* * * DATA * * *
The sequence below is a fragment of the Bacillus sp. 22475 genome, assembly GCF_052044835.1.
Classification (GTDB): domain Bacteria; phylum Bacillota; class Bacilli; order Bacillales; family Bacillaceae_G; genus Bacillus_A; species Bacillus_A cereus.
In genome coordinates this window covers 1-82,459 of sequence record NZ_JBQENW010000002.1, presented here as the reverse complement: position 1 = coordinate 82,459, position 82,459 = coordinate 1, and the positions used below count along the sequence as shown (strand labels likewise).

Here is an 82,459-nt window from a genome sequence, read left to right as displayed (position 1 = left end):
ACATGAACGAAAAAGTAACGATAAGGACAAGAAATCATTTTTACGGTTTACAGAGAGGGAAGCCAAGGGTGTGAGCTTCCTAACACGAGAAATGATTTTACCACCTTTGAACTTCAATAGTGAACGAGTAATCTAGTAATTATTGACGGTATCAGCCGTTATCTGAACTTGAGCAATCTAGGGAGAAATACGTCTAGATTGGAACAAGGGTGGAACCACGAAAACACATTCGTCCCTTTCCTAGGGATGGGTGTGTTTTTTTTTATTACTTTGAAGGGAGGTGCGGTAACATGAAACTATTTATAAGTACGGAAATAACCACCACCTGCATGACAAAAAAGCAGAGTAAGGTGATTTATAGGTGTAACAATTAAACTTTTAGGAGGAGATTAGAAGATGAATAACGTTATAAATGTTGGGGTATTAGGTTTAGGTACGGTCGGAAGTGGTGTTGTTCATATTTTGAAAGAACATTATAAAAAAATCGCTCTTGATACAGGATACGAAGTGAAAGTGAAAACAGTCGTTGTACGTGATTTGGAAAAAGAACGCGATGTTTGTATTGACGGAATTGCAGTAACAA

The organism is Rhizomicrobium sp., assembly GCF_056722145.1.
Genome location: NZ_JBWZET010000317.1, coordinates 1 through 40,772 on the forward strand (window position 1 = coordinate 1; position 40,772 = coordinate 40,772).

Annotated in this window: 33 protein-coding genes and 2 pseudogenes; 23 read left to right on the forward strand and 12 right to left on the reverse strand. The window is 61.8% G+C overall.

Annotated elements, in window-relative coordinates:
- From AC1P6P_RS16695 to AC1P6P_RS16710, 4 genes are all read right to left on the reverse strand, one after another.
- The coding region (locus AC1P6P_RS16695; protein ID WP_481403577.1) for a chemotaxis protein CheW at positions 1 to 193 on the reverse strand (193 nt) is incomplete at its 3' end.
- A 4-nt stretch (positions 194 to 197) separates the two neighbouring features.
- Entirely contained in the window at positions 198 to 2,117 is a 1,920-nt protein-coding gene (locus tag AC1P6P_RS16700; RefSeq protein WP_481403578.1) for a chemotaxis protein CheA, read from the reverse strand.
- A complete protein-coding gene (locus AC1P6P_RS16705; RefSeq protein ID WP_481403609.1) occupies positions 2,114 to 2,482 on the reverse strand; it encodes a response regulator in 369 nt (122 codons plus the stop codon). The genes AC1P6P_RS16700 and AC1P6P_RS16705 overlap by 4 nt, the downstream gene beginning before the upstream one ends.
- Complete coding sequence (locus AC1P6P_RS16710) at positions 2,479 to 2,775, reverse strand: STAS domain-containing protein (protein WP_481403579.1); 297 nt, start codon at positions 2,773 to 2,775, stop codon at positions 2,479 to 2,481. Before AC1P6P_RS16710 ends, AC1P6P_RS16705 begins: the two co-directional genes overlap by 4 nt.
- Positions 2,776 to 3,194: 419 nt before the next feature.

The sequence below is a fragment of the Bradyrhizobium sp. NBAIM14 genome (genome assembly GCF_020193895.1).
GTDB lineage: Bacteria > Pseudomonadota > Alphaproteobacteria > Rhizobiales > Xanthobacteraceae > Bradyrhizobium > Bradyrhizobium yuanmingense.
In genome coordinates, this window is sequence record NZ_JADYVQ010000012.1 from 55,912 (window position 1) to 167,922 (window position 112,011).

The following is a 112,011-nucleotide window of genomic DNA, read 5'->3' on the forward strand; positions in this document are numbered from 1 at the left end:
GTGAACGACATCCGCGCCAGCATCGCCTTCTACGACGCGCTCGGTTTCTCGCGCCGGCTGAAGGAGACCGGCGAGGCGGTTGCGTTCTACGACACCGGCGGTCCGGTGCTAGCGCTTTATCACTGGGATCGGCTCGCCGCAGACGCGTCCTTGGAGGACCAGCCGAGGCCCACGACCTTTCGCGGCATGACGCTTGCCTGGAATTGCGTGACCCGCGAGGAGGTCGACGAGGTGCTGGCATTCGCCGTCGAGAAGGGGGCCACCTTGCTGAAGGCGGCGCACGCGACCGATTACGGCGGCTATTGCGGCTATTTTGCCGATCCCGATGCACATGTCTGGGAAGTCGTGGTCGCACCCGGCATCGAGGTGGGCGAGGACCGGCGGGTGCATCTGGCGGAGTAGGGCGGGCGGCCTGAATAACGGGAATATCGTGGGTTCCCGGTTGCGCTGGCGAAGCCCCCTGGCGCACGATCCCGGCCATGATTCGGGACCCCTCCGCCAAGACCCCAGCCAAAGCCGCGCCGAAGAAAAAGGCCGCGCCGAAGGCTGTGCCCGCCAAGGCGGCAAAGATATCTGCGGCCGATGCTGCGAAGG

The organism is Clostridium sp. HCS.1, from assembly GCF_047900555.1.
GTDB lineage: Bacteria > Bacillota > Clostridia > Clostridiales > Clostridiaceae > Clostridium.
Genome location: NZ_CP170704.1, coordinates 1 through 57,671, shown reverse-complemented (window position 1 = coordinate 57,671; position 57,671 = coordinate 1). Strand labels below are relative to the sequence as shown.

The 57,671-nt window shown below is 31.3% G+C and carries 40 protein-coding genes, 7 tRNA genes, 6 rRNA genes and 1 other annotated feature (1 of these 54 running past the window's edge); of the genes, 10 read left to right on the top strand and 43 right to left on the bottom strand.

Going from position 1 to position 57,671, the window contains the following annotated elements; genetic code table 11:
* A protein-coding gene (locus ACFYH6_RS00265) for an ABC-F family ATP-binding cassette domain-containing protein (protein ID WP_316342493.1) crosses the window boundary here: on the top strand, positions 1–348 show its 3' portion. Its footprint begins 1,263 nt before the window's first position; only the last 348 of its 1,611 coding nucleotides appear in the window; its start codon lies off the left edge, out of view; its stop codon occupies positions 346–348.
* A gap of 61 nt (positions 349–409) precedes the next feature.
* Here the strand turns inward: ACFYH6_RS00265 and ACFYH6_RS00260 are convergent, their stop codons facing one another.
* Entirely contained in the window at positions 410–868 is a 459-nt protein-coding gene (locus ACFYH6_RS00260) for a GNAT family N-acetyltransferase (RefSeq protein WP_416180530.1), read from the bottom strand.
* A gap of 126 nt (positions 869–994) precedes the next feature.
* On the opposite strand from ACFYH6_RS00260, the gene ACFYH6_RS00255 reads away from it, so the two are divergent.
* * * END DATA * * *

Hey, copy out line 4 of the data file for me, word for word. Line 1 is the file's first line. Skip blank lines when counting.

Here is an 82,459-nt window from a genome sequence, read left to right as displayed (position 1 = left end):